Here is a look at some of the transportation headlines gathered by us and the Metro Library. The full list of headlines is posted on the library’s blog.
Patience was a virtue for a popular California freeway. Does high-speed rail warrant a similar approach? (Sacramento Bee)
A little history for context, as we debate the merits of high-speed rail for California. When the I-5 began in the Central Valley it was called the “road to nowhere” and “too expensive.” But today it’s the backbone of surface transportation, not to mention many a nice weekend away. Also at turtle pace, Spain completed its first high-speed line from Madrid to Seville in 1991 but then had to build the rest of its network in short increments over 17 years. This article urges Californians to consider the benefits of high-speed rail, as well as the consequences if the project is abandoned.
The hidden (and frightening) toll of traffic jams (Wall Street Journal)
Here’s a scary one: Scientists are increasingly linking vehicle exhaust with brain-cell damage and higher rates of autism. Researchers suspect that tailpipe exhaust from cars and trucks — especially tiny carbon particles already implicated in heart disease, cancer and respiratory ailments — may injure brain cells and synapses key to learning and memory.
In Chicago, buses take to freeway shoulders for quicker commutes (Chicago Tribune)
Pace Suburban Bus Service, the transportation agency for the Chicago suburbs, hopes by spring to have twice as many riders commuting on express buses that use the newly widened shoulders of the Stevenson Expressway from downtown Chicago to the western suburbs to maneuver around traffic jams. Officials also hope to take cars off the road by luring commuters with amenities, including free Wi-Fi. The service starts next week so we’ll need to keep watch to find out if it’s successful.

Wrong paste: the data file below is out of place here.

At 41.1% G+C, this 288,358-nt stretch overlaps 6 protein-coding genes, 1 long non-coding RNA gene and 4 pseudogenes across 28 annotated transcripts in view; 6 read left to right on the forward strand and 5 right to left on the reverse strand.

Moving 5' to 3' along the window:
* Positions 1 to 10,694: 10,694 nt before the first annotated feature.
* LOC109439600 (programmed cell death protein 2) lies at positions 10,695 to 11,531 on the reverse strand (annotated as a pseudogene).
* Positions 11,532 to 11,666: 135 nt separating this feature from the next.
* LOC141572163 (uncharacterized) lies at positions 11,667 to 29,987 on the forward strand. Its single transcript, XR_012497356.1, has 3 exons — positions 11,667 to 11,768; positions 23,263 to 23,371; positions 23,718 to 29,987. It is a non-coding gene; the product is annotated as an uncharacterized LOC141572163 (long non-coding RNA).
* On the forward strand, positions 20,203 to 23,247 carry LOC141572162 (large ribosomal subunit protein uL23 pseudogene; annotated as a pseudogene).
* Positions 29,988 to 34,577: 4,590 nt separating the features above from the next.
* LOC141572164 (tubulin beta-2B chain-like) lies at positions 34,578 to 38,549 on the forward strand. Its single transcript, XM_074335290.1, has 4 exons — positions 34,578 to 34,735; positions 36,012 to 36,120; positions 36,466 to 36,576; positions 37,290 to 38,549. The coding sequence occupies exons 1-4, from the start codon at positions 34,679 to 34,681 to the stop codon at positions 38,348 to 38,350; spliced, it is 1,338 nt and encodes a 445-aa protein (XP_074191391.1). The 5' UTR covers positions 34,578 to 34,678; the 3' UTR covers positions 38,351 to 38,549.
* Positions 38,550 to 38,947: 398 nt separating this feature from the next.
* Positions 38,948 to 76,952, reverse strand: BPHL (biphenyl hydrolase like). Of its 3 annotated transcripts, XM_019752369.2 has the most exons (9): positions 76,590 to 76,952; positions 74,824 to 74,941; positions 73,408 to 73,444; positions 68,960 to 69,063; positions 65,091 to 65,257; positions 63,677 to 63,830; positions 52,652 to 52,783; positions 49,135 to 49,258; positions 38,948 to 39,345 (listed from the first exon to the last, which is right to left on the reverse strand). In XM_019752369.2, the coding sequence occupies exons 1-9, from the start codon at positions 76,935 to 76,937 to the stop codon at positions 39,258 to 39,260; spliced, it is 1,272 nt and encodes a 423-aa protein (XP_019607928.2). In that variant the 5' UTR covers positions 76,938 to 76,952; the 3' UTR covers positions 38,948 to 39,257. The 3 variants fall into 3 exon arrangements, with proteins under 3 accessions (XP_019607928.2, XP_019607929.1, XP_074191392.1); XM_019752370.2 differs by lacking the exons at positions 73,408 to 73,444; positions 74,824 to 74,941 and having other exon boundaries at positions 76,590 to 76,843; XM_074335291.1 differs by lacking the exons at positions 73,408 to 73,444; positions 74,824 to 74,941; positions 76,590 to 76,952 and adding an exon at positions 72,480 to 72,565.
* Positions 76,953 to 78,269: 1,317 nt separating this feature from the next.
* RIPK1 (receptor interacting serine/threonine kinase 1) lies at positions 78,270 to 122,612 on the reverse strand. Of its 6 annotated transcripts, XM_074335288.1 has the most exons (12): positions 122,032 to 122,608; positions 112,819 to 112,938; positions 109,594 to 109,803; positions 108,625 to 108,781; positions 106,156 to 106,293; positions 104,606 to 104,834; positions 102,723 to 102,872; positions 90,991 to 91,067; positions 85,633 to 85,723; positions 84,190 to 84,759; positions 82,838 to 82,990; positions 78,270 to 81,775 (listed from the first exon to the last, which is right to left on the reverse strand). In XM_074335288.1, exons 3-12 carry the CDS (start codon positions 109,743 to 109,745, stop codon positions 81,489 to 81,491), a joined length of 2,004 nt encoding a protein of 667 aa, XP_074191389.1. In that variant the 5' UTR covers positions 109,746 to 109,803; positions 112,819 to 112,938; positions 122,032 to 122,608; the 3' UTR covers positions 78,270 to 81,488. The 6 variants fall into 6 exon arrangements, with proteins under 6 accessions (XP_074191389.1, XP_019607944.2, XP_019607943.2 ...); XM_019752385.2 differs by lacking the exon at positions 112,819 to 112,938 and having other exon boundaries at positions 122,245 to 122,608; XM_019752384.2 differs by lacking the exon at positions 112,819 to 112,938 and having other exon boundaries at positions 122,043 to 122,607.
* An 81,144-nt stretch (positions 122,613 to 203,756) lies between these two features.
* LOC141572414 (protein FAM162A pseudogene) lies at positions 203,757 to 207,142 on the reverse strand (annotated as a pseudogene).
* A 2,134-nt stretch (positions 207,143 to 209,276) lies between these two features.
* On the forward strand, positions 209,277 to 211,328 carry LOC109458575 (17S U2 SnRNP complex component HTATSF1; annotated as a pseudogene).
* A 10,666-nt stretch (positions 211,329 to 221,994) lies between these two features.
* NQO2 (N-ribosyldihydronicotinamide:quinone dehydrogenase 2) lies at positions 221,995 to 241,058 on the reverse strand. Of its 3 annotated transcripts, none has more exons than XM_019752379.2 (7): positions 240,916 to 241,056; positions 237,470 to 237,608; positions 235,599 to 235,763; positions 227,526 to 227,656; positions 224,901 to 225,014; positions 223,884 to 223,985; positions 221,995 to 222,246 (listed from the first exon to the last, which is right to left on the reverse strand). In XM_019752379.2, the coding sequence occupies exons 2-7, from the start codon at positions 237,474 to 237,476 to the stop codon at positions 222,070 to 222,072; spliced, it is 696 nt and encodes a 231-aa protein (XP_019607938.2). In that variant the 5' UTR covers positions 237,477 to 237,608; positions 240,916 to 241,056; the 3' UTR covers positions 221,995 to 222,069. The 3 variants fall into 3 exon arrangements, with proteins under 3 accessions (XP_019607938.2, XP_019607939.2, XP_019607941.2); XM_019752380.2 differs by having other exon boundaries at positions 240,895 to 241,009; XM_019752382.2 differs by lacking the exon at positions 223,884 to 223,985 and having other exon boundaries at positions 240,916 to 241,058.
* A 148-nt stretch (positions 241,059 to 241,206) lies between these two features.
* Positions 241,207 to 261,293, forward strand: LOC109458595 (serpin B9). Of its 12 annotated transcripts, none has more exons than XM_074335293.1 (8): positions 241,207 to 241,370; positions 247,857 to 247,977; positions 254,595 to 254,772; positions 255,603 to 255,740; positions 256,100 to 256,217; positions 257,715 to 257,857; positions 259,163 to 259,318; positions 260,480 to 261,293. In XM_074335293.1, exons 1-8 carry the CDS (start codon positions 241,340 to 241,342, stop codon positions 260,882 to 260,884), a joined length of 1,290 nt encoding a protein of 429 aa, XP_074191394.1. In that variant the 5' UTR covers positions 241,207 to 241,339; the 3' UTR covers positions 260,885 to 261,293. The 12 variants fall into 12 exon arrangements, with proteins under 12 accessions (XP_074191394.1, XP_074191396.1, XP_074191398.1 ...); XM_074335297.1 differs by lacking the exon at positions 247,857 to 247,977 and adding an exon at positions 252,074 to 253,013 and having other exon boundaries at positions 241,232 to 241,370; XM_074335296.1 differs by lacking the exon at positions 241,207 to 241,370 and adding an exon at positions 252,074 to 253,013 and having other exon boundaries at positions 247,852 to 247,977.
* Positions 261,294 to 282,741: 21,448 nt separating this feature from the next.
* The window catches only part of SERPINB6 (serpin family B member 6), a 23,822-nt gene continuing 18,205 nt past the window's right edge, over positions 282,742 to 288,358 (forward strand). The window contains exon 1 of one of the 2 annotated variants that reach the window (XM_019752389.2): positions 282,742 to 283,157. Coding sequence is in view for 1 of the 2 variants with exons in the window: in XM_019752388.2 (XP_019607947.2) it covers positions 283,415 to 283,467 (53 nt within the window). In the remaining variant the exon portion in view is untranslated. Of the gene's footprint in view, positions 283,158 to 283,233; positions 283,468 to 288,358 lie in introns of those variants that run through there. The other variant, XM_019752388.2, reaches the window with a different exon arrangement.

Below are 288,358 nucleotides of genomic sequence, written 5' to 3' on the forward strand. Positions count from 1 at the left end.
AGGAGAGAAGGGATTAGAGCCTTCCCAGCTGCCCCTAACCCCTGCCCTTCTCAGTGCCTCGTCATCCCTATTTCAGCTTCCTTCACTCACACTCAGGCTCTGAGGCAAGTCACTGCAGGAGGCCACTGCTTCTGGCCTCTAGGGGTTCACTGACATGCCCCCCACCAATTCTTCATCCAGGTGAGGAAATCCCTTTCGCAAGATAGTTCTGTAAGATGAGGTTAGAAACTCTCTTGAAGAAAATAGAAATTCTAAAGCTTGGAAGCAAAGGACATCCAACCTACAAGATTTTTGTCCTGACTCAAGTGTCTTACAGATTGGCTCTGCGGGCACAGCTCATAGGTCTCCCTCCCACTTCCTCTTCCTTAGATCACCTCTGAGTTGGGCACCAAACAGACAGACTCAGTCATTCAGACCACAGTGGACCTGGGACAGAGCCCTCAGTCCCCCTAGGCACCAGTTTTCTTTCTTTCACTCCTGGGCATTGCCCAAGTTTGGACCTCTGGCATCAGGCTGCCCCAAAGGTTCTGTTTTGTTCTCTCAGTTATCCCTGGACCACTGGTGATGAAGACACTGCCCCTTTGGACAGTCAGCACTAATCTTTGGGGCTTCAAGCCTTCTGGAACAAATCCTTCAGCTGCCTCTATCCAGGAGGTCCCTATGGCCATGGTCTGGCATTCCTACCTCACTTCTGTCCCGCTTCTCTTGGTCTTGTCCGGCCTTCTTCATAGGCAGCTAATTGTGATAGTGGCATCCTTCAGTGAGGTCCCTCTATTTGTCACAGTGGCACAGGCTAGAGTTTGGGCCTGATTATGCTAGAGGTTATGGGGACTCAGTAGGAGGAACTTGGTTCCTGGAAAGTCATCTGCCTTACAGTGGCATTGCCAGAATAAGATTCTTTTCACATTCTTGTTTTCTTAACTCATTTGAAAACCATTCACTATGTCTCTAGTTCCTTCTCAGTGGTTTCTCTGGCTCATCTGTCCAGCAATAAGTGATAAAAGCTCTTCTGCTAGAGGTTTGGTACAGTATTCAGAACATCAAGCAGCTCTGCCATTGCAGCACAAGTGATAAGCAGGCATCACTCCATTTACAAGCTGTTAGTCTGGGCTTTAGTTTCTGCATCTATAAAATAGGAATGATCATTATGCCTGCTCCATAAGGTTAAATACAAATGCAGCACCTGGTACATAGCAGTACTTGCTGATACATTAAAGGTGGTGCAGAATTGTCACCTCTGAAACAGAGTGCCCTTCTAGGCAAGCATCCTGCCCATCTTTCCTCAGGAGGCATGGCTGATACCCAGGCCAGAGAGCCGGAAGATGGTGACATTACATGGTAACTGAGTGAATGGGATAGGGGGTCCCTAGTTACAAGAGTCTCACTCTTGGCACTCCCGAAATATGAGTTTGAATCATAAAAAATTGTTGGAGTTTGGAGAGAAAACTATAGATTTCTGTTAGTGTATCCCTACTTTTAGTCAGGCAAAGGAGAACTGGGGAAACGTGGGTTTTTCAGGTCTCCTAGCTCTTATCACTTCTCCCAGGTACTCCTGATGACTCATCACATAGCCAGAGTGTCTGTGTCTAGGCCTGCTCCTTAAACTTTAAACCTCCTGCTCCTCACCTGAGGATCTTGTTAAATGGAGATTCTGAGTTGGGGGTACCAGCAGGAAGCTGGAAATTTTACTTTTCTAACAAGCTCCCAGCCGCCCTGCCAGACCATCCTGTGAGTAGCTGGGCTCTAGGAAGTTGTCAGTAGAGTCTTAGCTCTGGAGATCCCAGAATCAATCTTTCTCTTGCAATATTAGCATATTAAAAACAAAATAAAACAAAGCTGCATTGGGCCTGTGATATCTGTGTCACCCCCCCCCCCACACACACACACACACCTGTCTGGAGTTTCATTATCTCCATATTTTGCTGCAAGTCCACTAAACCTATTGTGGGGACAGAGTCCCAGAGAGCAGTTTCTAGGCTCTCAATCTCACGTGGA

Categories: Transportation Headlines
In many cases, the shoulder is more useful for bus transit than HOV lanes that are in the center of a freeway because buses don’t have to cross multiple lanes of bumper to bumper cars when accessing and exiting the freeway for passenger stops. Even a segment as short as one mile of useable shoulder can provide a huge transit reliability benefit when there is a major back-up. A bus traveling at 20mph on the shoulder for just one mile will arrive nine minutes earlier than a vehicle traveling the same mile in the regular lanes at five miles per hour.